PITTSBURGH (UK Athletics) – Kentucky women’s golfer Jensen Castle will be playing in the U.S. Women’s Open in June.
The sophomore is headed to the 2021 national championship after finishing in second place at a sectional qualifier at Shannopin Country Club in Pittsburgh on Tuesday.
Castle defeated professional Rachel Rohanna on the second playoff hole to clinch one of two spots from the Pittsburgh sectional. Overall, Castle shot 1-under par in the 36-hole qualifier. By finishing in the top two, Castle will now head to the 2021 U.S. Women’s Open, which will be held June 3-6 at The Olympic Club in San Francisco.
“I am so excited for this opportunity and I cannot wait to compete at The Olympic Club next month,” Castle said. “However, I am even more excited to play in NCAA Regionals with my teammates next week. I would not have made it here without them. They make me a better golfer and a better person.”
After Castle fired a 2-under-par 69 in the first 18 holes, it was essentially a 10-person battle for the coveted two qualifying spots on the second 18. Ten women, including Kentucky teammate Marissa Wenzler, were within five shots of one another, and it came down to the very end to decide the final spot after Allie White separated herself with a score of 5-under par.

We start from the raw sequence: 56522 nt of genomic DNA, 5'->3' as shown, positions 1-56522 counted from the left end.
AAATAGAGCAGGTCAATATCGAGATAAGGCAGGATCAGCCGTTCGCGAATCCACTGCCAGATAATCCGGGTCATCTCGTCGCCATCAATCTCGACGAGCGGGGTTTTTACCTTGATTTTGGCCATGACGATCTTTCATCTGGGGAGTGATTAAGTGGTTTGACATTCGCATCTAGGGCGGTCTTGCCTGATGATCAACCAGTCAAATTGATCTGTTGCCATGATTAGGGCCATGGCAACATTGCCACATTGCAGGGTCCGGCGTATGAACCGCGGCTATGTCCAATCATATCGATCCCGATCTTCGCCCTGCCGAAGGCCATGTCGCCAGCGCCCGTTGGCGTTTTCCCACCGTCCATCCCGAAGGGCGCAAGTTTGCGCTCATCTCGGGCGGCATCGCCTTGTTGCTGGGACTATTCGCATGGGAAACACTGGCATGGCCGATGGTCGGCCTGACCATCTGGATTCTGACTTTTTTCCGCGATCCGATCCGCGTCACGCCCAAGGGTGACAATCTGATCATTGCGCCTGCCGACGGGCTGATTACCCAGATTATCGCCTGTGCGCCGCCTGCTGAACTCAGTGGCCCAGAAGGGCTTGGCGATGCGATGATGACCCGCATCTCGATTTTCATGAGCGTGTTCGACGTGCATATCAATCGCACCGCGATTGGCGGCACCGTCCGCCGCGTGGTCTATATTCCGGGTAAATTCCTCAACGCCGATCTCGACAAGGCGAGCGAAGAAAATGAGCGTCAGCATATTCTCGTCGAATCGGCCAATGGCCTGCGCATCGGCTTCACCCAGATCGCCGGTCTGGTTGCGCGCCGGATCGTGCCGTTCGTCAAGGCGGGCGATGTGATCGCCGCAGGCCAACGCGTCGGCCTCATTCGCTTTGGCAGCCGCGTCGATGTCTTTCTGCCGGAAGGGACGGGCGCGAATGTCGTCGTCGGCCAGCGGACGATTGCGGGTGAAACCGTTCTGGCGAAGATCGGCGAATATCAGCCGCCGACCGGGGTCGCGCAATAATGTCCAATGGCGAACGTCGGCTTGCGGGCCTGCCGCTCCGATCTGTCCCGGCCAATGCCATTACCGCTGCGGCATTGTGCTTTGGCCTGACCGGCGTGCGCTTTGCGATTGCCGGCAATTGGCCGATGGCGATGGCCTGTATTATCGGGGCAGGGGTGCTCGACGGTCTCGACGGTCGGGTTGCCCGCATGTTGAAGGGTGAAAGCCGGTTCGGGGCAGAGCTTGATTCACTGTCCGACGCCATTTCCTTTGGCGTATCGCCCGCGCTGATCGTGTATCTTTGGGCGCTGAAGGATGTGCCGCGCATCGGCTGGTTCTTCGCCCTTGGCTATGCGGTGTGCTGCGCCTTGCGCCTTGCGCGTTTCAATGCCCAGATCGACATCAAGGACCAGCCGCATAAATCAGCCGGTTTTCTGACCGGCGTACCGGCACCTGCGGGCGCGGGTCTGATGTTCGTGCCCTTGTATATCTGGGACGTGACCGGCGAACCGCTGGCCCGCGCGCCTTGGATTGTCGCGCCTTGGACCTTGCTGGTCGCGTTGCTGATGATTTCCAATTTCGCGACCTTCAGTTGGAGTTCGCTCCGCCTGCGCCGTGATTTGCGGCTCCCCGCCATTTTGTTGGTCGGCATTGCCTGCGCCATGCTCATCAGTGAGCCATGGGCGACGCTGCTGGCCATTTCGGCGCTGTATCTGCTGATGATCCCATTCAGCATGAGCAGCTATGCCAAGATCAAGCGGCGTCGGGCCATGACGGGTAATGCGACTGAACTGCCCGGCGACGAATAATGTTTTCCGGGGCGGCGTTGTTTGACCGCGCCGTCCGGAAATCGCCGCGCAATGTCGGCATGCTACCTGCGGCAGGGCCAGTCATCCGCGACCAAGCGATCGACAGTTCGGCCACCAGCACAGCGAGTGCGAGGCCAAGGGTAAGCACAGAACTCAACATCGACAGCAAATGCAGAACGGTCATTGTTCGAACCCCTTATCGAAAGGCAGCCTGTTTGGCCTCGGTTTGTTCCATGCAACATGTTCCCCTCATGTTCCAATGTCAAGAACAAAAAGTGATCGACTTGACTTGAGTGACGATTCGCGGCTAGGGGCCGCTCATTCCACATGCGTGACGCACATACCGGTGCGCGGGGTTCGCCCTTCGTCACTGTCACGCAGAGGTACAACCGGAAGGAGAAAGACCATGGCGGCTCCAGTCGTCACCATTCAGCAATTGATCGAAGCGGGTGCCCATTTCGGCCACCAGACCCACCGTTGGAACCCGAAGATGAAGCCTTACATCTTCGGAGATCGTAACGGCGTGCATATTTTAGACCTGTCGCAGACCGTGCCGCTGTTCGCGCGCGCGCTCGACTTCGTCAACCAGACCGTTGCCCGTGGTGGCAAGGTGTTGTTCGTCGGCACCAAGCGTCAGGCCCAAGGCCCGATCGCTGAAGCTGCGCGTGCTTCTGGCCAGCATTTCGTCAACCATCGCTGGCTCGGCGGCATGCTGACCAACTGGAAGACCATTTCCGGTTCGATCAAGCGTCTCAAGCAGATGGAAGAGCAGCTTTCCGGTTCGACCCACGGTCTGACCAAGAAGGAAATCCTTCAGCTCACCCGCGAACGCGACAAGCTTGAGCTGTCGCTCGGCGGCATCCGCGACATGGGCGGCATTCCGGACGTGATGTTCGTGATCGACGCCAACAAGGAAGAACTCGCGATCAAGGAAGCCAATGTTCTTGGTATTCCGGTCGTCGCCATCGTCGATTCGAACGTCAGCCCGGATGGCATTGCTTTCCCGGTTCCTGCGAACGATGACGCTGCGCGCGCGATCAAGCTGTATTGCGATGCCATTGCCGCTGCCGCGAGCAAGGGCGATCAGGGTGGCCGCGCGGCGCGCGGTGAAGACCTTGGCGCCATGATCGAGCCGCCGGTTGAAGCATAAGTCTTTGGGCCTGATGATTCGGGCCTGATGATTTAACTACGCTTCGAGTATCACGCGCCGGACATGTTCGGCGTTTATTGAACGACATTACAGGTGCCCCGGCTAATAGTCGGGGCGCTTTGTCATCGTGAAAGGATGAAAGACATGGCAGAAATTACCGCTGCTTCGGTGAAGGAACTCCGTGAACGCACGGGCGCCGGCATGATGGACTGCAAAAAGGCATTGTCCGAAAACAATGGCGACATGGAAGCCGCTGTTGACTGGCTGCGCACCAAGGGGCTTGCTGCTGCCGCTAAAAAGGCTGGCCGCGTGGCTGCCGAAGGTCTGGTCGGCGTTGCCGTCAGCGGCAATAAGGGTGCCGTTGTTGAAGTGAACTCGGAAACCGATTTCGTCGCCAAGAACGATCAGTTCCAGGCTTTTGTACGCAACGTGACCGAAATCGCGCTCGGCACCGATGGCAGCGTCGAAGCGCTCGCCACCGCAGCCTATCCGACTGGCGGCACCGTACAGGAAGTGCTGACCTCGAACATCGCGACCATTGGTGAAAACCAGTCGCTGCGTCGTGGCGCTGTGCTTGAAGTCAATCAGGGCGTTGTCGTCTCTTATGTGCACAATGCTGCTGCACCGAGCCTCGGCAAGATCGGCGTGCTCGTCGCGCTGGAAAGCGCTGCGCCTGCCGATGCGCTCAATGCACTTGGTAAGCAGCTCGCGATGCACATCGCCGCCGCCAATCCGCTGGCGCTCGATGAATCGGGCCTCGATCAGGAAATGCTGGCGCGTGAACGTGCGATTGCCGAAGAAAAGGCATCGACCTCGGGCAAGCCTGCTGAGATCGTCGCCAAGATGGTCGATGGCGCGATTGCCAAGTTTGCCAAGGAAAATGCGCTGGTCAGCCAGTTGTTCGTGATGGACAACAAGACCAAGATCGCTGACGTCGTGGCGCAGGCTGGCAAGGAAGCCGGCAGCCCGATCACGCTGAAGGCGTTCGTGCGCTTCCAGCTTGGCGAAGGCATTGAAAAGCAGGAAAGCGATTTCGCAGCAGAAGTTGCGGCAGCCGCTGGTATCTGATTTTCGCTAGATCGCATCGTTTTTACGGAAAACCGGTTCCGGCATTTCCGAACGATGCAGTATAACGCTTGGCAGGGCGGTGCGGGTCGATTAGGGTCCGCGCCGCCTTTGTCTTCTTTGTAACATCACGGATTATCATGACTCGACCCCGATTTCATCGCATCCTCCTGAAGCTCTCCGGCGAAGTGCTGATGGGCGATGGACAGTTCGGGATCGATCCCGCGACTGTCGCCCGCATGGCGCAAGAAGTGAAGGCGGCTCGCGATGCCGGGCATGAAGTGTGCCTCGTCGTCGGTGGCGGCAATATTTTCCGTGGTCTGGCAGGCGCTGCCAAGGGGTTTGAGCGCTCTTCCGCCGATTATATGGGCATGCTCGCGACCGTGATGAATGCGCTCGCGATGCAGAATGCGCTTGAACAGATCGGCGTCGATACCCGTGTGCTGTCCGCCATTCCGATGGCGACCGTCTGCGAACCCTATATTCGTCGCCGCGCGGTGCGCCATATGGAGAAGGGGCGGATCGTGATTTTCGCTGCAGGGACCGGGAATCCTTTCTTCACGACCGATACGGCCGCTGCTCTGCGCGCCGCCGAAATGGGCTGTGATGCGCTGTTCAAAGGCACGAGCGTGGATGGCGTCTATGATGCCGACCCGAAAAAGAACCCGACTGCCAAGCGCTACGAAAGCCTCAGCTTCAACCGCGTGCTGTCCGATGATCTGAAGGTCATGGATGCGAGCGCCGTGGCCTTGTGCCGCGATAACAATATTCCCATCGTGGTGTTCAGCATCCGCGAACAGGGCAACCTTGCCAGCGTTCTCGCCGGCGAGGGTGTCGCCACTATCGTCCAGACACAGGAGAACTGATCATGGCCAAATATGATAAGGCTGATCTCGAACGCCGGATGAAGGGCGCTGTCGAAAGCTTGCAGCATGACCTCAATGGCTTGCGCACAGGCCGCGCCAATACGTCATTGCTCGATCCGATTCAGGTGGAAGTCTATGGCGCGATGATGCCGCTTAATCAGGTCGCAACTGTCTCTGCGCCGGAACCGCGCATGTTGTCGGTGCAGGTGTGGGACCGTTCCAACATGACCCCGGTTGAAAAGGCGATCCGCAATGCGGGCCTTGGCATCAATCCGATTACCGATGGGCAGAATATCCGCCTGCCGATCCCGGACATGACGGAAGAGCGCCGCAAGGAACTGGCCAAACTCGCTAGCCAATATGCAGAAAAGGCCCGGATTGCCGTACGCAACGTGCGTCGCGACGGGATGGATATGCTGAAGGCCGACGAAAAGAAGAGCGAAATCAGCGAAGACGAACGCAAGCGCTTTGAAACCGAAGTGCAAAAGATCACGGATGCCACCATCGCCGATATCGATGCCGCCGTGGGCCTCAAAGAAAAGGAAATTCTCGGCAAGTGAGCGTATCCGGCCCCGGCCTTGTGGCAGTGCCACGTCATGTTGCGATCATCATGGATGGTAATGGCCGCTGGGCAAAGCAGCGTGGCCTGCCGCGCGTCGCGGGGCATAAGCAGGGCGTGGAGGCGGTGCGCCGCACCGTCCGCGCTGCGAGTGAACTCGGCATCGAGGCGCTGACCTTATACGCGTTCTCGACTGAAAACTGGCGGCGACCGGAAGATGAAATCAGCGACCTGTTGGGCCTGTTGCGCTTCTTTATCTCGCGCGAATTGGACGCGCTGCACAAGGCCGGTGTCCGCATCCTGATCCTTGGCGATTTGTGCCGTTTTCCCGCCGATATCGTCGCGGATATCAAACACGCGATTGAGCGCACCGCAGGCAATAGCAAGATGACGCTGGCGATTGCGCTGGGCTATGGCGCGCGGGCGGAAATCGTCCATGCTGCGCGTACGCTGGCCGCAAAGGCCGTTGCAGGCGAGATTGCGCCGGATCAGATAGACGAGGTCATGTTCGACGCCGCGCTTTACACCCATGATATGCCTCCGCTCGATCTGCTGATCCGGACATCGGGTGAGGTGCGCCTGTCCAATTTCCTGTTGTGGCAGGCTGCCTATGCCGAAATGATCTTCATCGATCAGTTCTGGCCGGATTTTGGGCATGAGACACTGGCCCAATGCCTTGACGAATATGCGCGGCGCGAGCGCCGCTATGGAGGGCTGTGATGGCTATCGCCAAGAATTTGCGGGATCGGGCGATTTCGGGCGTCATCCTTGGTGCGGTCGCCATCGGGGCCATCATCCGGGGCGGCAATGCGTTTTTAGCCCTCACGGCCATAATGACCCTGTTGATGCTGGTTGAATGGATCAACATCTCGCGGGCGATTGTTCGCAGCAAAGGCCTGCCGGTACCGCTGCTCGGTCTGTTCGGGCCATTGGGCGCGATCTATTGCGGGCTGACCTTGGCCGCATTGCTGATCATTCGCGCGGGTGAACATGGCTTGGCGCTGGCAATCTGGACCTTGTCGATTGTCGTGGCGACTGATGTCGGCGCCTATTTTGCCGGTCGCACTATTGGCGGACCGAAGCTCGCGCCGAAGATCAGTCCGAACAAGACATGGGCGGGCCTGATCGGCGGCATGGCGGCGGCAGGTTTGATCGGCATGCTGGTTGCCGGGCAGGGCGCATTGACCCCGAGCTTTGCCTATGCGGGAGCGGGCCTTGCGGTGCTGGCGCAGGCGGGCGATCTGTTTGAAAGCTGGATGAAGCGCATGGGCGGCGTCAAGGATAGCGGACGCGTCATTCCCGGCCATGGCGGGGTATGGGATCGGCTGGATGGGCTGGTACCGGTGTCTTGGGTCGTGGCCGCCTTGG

Castle was among the early finishers and had to sweat out the outcome with several of her competitors still on the course. At one point, Wenzler took over sole possession of second place but bogeyed six of the final 11 holes to fall out of contention and finish three strokes back of the second-place tie.
Castle thought she may have missed her opportunity with three bogeys on her final four holes, but as pressure mounted, the top of the leaderboard shuffled and Castle found herself with a chance at a crowning achievement.
The sophomore faced a tester on the first playoff hole. With Rohanna essentially in with a birdie from two feet away, Castle knew she had to make a four-footer for birdie and force another playoff hole. She did, moving on to No. 9 for the second playoff hole.
Rohanna ran into trouble on the par-4 ninth hole and Castle took advantage. Needing two putts to qualify for the U.S. Women’s Open, Castle calmy two-putted to become the second Wildcat in the 11-year Golda Borst era to qualify for the national championship. Anna Hack (2015-17) qualified in 2016. Former UK women’s golfer Mallory Blackwelder (2007-09) competed in the 2015 U.S. Women’s Open but did not play for Borst.
“Wow, it was great to follow Jensen and Marissa’s qualifier today,” Borst said. “They both got off to strong starts in the first 18 holes and I am so proud of them both for how they handled everything today.
“Jensen is such a strong player, mentally and physically. She has struggled some this year on the course, and I am just so happy for her that she was able to secure a spot today to the Open. She plays the game with such heart and grit and she will only get better as her game continues to get stronger and more versatile. I have said this before, and I will say it again: Jensen truly is one of the hardest working and most coachable players we have ever had. She is a sponge and brings great attitude to every practice, every day. It is no surprise to me that she qualified today. She never stops working, and when her confidence is rising, watch out.”